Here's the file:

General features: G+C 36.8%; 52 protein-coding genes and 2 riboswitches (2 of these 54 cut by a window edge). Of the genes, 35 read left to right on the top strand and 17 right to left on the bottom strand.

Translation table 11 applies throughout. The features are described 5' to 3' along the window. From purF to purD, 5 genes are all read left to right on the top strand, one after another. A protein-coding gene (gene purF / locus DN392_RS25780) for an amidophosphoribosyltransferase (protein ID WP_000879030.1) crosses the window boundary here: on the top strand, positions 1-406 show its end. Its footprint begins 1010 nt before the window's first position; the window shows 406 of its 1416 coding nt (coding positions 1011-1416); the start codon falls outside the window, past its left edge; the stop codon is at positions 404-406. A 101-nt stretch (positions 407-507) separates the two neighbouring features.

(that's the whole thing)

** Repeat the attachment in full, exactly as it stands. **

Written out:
General features: G+C 36.8%; 52 protein-coding genes and 2 riboswitches (2 of these 54 cut by a window edge). Of the genes, 35 read left to right on the top strand and 17 right to left on the bottom strand.

Translation table 11 applies throughout. The features are described 5' to 3' along the window. From purF to purD, 5 genes are all read left to right on the top strand, one after another. A protein-coding gene (gene purF / locus DN392_RS25780) for an amidophosphoribosyltransferase (protein ID WP_000879030.1) crosses the window boundary here: on the top strand, positions 1-406 show its end. Its footprint begins 1010 nt before the window's first position; the window shows 406 of its 1416 coding nt (coding positions 1011-1416); the start codon falls outside the window, past its left edge; the stop codon is at positions 404-406. A 101-nt stretch (positions 407-507) separates the two neighbouring features.